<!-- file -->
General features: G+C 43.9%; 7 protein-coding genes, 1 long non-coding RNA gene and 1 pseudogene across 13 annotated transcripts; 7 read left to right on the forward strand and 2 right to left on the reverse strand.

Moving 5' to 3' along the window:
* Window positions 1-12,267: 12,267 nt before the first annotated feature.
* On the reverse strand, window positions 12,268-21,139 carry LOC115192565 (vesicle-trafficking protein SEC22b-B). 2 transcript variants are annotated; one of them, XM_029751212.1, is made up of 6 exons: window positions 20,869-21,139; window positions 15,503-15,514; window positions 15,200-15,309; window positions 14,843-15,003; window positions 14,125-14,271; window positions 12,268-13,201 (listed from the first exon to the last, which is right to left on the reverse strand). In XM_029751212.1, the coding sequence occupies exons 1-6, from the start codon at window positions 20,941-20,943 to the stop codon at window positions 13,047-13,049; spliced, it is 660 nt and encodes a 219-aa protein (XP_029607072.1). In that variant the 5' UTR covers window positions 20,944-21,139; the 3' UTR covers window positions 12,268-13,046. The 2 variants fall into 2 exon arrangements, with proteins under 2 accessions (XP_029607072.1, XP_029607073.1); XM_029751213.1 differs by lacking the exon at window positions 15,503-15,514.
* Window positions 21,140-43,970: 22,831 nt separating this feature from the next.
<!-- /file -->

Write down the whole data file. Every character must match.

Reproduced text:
General features: G+C 43.9%; 7 protein-coding genes, 1 long non-coding RNA gene and 1 pseudogene across 13 annotated transcripts; 7 read left to right on the forward strand and 2 right to left on the reverse strand.

Moving 5' to 3' along the window:
* Window positions 1-12,267: 12,267 nt before the first annotated feature.
* On the reverse strand, window positions 12,268-21,139 carry LOC115192565 (vesicle-trafficking protein SEC22b-B). 2 transcript variants are annotated; one of them, XM_029751212.1, is made up of 6 exons: window positions 20,869-21,139; window positions 15,503-15,514; window positions 15,200-15,309; window positions 14,843-15,003; window positions 14,125-14,271; window positions 12,268-13,201 (listed from the first exon to the last, which is right to left on the reverse strand). In XM_029751212.1, the coding sequence occupies exons 1-6, from the start codon at window positions 20,941-20,943 to the stop codon at window positions 13,047-13,049; spliced, it is 660 nt and encodes a 219-aa protein (XP_029607072.1). In that variant the 5' UTR covers window positions 20,944-21,139; the 3' UTR covers window positions 12,268-13,046. The 2 variants fall into 2 exon arrangements, with proteins under 2 accessions (XP_029607072.1, XP_029607073.1); XM_029751213.1 differs by lacking the exon at window positions 15,503-15,514.
* Window positions 21,140-43,970: 22,831 nt separating this feature from the next.